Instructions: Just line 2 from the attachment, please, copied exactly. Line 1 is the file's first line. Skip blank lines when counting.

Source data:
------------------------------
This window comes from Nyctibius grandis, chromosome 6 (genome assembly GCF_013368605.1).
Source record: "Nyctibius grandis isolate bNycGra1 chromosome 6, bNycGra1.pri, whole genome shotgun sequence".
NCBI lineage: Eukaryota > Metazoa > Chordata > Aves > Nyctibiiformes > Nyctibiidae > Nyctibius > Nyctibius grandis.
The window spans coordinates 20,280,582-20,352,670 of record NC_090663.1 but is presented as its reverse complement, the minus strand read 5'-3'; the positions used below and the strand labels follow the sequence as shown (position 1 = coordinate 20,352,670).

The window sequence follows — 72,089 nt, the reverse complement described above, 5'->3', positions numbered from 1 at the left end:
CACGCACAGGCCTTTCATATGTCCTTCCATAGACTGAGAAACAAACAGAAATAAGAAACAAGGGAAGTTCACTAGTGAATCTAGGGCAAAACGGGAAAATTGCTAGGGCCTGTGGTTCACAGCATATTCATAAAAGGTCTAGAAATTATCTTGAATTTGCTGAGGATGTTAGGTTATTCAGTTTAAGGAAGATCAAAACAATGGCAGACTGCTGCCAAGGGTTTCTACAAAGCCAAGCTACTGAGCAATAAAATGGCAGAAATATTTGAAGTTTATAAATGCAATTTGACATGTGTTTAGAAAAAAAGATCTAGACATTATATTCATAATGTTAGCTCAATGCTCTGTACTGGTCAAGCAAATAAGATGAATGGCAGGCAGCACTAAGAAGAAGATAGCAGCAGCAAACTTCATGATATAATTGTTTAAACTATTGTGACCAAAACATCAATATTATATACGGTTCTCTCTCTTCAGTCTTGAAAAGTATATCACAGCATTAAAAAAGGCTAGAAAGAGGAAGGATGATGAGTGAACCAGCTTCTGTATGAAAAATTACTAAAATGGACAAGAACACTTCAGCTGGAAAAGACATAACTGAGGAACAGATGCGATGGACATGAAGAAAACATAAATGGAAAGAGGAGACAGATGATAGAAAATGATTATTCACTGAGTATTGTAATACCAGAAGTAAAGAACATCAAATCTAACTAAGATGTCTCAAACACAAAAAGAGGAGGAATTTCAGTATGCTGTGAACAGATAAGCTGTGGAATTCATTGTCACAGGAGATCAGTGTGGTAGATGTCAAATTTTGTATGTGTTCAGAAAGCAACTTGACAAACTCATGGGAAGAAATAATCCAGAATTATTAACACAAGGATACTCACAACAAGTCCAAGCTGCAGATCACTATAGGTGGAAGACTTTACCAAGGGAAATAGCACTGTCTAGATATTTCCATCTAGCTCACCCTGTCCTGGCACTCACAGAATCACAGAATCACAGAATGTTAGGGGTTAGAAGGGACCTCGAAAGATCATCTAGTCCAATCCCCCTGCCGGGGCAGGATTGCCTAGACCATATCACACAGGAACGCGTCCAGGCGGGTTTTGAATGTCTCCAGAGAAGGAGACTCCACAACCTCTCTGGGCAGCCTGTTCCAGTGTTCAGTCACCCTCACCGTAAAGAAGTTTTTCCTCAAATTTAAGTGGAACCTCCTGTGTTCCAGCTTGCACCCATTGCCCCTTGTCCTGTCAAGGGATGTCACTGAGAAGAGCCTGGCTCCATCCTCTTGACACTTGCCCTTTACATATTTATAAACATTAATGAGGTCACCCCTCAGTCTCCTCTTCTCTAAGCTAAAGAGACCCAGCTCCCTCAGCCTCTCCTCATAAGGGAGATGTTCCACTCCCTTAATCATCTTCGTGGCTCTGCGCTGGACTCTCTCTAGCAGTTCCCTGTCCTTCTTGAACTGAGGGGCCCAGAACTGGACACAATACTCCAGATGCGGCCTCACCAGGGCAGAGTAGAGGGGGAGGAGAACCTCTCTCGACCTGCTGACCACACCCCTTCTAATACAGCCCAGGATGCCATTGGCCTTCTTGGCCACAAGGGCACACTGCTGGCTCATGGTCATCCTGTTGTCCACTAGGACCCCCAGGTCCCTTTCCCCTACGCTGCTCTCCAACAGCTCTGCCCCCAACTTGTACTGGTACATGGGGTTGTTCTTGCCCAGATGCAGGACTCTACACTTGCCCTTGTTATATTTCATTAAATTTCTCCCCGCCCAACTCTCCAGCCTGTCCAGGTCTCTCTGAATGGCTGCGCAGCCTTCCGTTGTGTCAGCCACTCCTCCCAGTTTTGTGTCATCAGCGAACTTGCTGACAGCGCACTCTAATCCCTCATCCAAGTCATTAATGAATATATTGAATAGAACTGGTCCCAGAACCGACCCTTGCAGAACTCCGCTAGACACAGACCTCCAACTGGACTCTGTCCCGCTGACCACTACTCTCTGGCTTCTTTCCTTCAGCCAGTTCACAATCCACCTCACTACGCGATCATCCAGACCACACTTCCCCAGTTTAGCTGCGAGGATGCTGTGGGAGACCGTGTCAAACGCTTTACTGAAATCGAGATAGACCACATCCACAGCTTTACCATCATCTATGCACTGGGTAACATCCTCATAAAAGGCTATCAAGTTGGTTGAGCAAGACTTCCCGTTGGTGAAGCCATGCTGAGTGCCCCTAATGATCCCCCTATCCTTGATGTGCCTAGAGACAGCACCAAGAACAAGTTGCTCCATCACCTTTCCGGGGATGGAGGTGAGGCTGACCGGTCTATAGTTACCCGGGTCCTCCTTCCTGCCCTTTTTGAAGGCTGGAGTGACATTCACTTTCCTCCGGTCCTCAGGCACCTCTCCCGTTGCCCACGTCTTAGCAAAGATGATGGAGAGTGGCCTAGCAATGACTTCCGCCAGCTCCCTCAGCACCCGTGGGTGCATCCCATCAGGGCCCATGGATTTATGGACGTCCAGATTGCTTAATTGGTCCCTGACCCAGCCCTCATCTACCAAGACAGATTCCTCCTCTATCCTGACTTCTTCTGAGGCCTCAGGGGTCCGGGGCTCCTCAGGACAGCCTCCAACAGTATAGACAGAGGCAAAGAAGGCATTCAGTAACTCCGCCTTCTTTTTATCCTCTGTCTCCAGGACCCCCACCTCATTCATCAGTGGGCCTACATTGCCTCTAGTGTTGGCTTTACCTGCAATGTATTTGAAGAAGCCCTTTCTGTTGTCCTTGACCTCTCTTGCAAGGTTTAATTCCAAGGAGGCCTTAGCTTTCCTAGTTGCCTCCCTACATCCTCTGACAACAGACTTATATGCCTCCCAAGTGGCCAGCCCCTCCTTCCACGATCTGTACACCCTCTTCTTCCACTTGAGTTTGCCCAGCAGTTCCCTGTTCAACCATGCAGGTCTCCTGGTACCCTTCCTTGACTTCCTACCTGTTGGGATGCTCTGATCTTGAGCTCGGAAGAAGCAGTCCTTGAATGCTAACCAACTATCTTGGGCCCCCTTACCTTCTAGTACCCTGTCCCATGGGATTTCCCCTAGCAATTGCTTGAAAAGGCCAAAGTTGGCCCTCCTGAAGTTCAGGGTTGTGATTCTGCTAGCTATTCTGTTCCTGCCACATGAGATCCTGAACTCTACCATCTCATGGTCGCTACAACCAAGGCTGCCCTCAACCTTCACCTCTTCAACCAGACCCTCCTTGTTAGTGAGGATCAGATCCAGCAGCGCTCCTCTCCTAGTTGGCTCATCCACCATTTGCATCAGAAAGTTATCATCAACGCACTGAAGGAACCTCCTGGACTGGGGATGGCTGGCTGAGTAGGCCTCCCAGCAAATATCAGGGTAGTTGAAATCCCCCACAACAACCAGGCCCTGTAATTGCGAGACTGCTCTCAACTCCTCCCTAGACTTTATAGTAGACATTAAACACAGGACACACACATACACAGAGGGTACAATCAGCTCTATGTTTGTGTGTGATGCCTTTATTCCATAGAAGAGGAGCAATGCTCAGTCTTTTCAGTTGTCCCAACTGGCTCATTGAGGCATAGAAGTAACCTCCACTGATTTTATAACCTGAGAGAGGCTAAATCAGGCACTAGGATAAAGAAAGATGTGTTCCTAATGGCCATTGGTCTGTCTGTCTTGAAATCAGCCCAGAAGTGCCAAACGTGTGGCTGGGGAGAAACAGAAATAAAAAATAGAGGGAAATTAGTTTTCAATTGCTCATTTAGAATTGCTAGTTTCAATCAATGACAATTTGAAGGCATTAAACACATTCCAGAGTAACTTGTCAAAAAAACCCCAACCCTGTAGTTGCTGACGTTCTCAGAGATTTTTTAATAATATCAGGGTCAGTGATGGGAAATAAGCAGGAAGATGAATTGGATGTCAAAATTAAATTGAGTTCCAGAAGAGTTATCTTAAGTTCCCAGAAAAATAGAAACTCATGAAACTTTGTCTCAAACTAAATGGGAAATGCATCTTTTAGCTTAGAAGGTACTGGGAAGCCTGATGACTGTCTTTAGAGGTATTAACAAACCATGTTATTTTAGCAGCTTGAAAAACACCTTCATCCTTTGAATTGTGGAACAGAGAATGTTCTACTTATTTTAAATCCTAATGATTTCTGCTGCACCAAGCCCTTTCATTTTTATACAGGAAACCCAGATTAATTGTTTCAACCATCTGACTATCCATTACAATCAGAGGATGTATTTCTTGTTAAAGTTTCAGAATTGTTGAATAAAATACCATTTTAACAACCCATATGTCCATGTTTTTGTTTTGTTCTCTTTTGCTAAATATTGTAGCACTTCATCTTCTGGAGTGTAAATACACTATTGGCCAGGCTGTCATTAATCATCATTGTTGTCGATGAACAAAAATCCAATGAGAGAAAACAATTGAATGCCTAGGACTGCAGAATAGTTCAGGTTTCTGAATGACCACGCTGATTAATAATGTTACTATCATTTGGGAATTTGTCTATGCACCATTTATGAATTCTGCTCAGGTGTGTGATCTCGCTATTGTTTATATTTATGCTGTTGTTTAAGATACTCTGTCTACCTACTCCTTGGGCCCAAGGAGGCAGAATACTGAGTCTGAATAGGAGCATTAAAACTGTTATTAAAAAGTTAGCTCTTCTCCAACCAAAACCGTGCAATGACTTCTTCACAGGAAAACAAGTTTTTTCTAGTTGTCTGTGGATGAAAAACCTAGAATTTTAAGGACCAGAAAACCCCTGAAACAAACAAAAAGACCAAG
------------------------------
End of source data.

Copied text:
Source record: "Nyctibius grandis isolate bNycGra1 chromosome 6, bNycGra1.pri, whole genome shotgun sequence".